I pop them in the oven, pull out the tray a bit and pour in the boiling water. Whoosh! I’ve more steam than I even imagined possible. I slam the door shut and think “success!”.

Murphy is snickering behind me unnoticed.

At about the 20 minute point I pop the door open and pull out the water tray. As expected the tray is virtually dry. The loaves have risen but not as I had hoped. There is some color so I think “First attempt…don’t over bake and burn them!”. I add another 15 minutes onto the timer and wait.

Time passes and I go to check the loaves by cracking the door and checking them. The color is virtually unchanged. I check the oven and it says 420°F Convection. I add more time.

Timer goes off. I check the loaves. No color change. They’ve been in the oven 50+ minutes at this point. The oven says 420°F Convection. I open the door further and poke the loaves with my finger. They’re squishy and they’re unbaked!!!

(Here’s where a Minion asking “Whaaat?!” Would be appropriate)

My oven is OFF!

Murphy starts slapping his knee, laughing uncontrollably and falls to the floor rolling around gleefully.


Evidently my burst of steam put out the oven flame. It indicated as on at the temperature but was just cooling down. I hadn’t noticed when I pulled the pan out initially. Come to think about it I hadn’t noticed that I had no rush of heat to my face when I had cracked the door to check the next time. Note to self!!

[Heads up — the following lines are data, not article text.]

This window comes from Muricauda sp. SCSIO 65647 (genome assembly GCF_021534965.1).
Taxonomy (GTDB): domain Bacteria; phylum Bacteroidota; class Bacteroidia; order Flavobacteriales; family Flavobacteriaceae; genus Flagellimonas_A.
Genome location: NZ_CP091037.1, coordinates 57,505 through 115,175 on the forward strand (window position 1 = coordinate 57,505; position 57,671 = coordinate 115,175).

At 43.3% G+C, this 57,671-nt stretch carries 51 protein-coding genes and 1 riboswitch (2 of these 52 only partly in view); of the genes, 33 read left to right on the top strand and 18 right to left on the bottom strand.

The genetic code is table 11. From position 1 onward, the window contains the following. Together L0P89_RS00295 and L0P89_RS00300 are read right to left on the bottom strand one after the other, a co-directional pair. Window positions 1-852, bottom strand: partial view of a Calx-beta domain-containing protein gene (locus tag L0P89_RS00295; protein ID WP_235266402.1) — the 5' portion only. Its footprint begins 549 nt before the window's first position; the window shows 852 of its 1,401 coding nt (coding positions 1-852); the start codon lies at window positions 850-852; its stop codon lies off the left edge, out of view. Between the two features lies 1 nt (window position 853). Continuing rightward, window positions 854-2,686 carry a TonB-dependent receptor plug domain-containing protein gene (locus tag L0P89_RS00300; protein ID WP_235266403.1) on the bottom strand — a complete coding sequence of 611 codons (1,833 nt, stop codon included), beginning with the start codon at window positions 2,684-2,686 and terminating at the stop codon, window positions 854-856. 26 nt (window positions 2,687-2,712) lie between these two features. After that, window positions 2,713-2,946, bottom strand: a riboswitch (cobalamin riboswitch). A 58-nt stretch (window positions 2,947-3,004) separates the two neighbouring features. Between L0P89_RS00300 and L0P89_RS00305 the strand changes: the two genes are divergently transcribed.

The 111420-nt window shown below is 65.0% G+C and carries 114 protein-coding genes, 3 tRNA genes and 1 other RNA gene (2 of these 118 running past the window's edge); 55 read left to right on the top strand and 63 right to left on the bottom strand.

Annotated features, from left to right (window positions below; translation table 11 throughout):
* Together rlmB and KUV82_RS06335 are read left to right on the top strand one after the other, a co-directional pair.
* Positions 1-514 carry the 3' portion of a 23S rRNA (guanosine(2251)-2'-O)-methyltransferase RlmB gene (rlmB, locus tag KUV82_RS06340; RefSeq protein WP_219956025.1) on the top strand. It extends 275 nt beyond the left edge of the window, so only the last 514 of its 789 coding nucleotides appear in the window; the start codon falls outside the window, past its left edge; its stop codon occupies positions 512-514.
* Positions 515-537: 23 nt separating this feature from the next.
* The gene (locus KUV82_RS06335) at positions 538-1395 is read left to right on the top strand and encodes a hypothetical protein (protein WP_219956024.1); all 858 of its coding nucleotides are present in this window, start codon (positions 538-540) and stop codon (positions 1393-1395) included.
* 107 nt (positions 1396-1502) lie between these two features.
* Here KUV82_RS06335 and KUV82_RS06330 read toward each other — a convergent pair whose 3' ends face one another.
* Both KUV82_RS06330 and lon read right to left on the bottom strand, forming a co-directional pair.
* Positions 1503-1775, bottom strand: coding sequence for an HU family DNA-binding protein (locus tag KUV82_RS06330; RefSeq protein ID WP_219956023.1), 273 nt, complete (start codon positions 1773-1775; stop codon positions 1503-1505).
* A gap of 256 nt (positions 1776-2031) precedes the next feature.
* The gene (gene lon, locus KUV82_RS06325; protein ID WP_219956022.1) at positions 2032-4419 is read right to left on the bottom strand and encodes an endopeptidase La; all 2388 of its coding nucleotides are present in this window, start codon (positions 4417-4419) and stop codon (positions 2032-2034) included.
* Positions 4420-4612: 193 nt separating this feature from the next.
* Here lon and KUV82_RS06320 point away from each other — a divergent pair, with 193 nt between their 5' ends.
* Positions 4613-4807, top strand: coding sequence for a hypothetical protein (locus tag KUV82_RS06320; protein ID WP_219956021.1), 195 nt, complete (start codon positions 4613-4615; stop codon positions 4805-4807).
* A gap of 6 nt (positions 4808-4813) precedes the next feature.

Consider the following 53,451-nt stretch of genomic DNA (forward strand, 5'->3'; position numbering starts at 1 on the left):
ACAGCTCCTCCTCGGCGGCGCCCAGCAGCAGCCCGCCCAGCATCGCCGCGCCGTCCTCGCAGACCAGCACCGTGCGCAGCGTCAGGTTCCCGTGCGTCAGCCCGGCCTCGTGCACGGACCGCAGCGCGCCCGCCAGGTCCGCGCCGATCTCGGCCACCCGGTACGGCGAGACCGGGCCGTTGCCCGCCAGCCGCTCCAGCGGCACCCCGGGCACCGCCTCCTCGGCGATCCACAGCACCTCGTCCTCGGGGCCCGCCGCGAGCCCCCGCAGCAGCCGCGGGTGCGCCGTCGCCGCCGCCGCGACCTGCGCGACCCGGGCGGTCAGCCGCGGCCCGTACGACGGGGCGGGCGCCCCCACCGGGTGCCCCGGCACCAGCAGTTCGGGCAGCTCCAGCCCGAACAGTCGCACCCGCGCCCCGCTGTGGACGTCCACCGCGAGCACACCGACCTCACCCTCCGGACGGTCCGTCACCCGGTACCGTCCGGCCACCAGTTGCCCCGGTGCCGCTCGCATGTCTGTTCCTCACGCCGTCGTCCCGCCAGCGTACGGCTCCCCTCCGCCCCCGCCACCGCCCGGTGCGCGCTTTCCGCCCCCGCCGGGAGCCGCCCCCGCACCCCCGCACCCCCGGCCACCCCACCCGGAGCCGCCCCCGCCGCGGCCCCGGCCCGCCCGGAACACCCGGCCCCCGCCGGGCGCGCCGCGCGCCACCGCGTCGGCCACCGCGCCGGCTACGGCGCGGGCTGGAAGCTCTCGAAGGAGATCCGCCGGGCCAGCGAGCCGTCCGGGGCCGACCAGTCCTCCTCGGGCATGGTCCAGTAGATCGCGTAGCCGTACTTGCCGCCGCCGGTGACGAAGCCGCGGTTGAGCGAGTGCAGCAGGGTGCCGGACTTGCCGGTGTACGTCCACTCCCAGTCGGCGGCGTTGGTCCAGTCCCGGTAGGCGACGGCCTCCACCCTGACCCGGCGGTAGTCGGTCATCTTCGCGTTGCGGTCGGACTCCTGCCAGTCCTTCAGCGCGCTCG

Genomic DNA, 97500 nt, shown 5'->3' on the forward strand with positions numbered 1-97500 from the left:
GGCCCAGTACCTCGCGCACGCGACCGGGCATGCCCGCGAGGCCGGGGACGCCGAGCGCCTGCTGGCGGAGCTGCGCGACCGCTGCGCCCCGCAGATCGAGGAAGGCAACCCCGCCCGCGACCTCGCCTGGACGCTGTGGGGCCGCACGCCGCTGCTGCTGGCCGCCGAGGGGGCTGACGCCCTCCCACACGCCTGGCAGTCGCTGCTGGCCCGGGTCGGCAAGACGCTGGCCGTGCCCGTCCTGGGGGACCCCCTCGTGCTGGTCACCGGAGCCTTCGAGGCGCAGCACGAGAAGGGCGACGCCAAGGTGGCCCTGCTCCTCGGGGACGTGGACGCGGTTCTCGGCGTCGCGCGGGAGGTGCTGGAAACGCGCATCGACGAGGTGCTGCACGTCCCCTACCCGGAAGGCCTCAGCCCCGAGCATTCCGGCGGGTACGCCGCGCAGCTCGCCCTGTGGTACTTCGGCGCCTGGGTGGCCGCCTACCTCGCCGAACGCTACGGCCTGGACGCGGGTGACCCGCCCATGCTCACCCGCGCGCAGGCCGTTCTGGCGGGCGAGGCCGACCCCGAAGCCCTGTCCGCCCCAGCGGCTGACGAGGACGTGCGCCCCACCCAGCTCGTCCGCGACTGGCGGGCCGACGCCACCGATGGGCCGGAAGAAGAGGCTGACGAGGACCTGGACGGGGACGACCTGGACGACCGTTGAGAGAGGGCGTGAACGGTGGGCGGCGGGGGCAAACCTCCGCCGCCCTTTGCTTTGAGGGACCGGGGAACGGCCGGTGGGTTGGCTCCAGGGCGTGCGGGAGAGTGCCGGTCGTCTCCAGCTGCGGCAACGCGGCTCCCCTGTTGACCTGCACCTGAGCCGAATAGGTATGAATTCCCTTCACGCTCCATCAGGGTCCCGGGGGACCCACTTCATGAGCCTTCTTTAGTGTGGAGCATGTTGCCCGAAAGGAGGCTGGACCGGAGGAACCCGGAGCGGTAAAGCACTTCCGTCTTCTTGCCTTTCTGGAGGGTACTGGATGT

I reset my oven and set it to 450°F convection and left the bread. My thought was to take them out when the oven got to temp.

Baked (finally) baguettes

THAT was a learning experience!

For all my baking travails they came out OK. They tasted really good and I learned a number of things on this bake. I was actually pleased that I was able to recover and get edible baguettes despite my errors.


Sourdough Baguettes (Part 5)

At this point in the the Leaven and Poolish are ready (they each pass the “float test”) and the autolyse has been going for 90+ minutes.

Starting Bulk Ferment and Coil Folds using Aliquot Jar

I mixed them all together in my KitchenAid mixer with the spiral dough hook. After letting it all rest for about 20 minutes I added the salt, kneaded it a bit more then transferred to the tub.

I performed a coil fold to help develop strength and structure in the dough for the first 90 minutes. After that, the dough sat quietly growing until it had doubled as indicated by the Aliquot jar.

Loaves in Couche